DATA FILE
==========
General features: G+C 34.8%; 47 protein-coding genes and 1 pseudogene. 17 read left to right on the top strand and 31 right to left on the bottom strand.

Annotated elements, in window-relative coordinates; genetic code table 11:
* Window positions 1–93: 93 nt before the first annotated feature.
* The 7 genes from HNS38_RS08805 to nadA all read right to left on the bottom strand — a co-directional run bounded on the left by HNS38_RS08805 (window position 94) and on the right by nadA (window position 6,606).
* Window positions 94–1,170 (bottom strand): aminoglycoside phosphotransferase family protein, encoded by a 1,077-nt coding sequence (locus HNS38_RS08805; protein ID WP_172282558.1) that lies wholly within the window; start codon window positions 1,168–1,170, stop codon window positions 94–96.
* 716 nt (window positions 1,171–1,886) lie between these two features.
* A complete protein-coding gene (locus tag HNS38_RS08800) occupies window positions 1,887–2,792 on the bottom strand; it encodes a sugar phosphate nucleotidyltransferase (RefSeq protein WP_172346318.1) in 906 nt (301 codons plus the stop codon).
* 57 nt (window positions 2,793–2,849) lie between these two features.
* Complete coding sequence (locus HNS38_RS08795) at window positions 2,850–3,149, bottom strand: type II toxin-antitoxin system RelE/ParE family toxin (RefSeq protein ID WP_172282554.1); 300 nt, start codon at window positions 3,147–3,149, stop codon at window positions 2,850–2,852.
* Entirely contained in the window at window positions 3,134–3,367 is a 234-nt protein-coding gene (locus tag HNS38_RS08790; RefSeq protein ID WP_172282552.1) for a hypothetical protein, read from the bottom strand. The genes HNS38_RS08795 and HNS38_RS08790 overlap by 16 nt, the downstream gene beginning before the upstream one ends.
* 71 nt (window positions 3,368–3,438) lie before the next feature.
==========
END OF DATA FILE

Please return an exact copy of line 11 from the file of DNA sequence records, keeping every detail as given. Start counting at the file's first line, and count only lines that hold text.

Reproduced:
* 71 nt (window positions 3,368–3,438) lie before the next feature.